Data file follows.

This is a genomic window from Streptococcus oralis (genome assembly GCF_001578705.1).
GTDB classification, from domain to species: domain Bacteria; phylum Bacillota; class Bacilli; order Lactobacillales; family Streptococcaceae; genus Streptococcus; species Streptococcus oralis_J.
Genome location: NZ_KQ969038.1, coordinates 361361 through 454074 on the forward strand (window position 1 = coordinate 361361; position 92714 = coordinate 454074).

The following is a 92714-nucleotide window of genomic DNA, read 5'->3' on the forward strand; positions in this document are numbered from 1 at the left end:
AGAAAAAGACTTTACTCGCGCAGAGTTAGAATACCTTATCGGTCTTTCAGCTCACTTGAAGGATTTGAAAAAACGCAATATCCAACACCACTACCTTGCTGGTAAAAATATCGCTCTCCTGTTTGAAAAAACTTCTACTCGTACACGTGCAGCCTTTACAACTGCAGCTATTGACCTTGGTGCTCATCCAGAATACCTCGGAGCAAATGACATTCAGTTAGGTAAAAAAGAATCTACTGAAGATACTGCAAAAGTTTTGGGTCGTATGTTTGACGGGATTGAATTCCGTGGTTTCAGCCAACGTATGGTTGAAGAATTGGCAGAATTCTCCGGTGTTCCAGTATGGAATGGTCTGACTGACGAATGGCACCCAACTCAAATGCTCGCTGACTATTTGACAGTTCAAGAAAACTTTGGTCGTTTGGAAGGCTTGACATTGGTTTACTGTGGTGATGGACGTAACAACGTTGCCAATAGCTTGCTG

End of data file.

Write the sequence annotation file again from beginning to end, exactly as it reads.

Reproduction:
This is a genomic window from Streptococcus oralis (genome assembly GCF_001578705.1).
GTDB classification, from domain to species: domain Bacteria; phylum Bacillota; class Bacilli; order Lactobacillales; family Streptococcaceae; genus Streptococcus; species Streptococcus oralis_J.
Genome location: NZ_KQ969038.1, coordinates 361361 through 454074 on the forward strand (window position 1 = coordinate 361361; position 92714 = coordinate 454074).

The following is a 92714-nucleotide window of genomic DNA, read 5'->3' on the forward strand; positions in this document are numbered from 1 at the left end:
AGAAAAAGACTTTACTCGCGCAGAGTTAGAATACCTTATCGGTCTTTCAGCTCACTTGAAGGATTTGAAAAAACGCAATATCCAACACCACTACCTTGCTGGTAAAAATATCGCTCTCCTGTTTGAAAAAACTTCTACTCGTACACGTGCAGCCTTTACAACTGCAGCTATTGACCTTGGTGCTCATCCAGAATACCTCGGAGCAAATGACATTCAGTTAGGTAAAAAAGAATCTACTGAAGATACTGCAAAAGTTTTGGGTCGTATGTTTGACGGGATTGAATTCCGTGGTTTCAGCCAACGTATGGTTGAAGAATTGGCAGAATTCTCCGGTGTTCCAGTATGGAATGGTCTGACTGACGAATGGCACCCAACTCAAATGCTCGCTGACTATTTGACAGTTCAAGAAAACTTTGGTCGTTTGGAAGGCTTGACATTGGTTTACTGTGGTGATGGACGTAACAACGTTGCCAATAGCTTGCTG